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LSU beats Clemson to cap perfect season with national title – TSN

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NEW ORLEANS — From small-town Ohio kid to Louisiana Legend, Joe Burrow capped his record-breaking, Heisman-winning season by bringing a national championship to LSU.

Burrow threw five touchdown passes, ran for another score and finished off one of the most accomplished seasons in college football history by leading the top-ranked Tigers to a 42-25 victory against No. 3 Clemson on Monday night in the playoff final.

“He’s one of the greatest players in LSU history,” Tigers coach Ed Orgeron said of Burrow. “He’s done so much for the state of Louisiana and LSU. We are so grateful to Joe Burrow.”

The senior quarterback from The Plains, Ohio, lead the Tigers (15-0) to their first national title since 2007 and fourth overall, breaking a few more records along the way in what was already an historic season. The five TD passes and 463 yards passing are the most for a BCS or College Football Playoff title game as are his six total touchdowns.

“This is what I wanted to do from the time I was 5 years old, was hoist this trophy, and bringing it back to Louisiana,” Burrow said, then caught himself. “I guess we’re in Louisiana, but staying in Louisiana, we weren’t going to let someone come in here and steal this from us in our home state.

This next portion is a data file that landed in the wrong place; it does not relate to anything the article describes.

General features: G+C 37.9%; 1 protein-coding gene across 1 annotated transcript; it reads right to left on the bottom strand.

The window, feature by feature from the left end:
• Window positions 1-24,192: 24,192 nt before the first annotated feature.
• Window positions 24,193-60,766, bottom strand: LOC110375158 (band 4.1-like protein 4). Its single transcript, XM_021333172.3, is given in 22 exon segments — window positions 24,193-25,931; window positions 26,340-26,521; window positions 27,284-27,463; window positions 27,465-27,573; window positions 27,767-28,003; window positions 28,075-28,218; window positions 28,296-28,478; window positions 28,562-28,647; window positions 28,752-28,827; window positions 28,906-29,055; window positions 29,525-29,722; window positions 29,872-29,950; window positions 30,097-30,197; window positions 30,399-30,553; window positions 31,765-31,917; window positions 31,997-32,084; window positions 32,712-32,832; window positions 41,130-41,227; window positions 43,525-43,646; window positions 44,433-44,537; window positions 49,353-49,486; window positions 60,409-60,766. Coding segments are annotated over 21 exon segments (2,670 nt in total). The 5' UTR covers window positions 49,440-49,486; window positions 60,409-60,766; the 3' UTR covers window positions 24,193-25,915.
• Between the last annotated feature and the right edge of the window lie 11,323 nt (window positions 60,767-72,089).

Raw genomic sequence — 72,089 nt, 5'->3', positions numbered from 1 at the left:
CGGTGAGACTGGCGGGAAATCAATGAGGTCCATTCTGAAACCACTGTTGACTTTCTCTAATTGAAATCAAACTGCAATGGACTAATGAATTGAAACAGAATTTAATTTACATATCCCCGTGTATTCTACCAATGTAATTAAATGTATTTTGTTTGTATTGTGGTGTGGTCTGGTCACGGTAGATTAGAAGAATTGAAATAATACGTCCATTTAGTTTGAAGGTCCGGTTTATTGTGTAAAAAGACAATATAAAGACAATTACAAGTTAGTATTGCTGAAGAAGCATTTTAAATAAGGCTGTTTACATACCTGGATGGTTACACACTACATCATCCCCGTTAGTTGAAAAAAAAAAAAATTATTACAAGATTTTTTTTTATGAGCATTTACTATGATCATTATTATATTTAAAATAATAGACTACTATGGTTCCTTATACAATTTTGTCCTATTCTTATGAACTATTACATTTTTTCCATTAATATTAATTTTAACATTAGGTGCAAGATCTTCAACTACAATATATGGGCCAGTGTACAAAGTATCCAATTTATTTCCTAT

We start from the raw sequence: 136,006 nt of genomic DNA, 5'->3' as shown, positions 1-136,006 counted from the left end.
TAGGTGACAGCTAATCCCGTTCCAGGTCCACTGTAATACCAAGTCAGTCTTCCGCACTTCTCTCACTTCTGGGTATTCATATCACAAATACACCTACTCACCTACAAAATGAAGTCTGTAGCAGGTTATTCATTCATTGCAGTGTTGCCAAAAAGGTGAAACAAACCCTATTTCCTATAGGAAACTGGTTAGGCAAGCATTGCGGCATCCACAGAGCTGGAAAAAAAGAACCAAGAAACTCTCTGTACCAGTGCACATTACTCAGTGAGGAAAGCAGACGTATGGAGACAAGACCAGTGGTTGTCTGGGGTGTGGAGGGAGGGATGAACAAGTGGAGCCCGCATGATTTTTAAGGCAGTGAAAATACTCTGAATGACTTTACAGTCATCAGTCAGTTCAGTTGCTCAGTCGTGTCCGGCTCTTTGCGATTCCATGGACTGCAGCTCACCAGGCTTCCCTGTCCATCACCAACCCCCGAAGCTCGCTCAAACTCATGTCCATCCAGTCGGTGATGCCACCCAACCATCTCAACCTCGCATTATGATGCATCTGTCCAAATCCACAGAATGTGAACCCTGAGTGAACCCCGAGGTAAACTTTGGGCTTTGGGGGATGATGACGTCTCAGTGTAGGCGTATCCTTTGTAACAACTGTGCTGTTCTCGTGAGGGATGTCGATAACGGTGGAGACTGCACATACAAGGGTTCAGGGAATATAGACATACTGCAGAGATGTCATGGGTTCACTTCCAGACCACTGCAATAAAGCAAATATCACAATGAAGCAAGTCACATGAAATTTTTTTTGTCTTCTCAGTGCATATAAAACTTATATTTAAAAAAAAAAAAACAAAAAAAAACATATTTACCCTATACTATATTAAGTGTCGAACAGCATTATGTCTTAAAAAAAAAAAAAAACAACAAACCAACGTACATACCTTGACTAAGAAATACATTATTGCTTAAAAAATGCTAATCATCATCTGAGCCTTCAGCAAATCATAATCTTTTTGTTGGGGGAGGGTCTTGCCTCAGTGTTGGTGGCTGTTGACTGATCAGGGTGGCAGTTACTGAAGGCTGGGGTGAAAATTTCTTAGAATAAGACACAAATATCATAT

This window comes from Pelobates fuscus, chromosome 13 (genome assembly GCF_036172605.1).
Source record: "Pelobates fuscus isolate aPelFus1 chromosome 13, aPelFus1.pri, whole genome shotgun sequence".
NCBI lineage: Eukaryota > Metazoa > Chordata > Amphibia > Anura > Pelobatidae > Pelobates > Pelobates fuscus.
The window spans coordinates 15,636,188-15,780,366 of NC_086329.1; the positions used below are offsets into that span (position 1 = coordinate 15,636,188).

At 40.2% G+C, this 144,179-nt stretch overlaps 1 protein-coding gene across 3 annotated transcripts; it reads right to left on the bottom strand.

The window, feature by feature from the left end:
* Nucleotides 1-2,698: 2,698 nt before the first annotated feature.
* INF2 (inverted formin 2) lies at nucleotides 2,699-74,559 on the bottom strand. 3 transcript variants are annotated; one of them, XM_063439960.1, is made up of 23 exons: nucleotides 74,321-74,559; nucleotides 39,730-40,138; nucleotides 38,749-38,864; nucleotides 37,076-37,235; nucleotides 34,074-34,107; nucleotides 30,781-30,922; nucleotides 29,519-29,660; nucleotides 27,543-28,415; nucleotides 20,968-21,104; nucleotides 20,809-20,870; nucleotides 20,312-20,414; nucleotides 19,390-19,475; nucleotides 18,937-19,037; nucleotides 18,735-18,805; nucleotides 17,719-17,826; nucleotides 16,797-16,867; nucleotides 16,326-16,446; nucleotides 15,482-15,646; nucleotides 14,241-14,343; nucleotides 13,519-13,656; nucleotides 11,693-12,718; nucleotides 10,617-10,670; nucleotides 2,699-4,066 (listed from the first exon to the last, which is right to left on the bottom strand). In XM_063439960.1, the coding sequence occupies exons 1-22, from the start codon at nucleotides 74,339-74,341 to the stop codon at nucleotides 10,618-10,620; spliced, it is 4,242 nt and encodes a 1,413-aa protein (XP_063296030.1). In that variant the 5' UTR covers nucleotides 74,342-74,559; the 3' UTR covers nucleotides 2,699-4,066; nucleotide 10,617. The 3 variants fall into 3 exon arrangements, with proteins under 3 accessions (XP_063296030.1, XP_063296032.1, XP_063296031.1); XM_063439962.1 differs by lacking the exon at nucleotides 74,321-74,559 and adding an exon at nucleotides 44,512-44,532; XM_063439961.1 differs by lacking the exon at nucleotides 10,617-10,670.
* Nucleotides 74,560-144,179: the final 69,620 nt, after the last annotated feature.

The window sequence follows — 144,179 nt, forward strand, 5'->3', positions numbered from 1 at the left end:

“We have a great fan base that came out and supported us. We were going to keep this thing right here.”

Under a shower of sparkling white, gold and purple confetti, Burrow raised the CFP championship trophy toward the Superdome roof.

The party was on — no doubt already raging on nearby Bourbon Street.

Burrow became the first major college quarterback to throw 60 touchdown passes in a season as LSU snapped defending national champion Clemson’s 29-game winning streak. For the first time in his college career, Clemson star quarterback Trevor Lawrence was on the losing team. The Tigers (14-1) had won his first 25 starts.

“It’s been a long time since I’ve stood in front of a team after a loss,” Clemson coach Dabo Swinney said.

But on this night, Lawrence (18 for 37 for 234 yards) was no match for Burrow — the Ohio State transfer who threw all of 16 TD passes last season with LSU.

His ascent has been dizzying and unprecedented. Running a version of the New Orleans Saints’ offence that was brought to LSU by 30-year-old assistant coach Joe Brady, Burrow and an array of talented receivers transformed these Tigers into one of the most prolific offences college football has ever seen.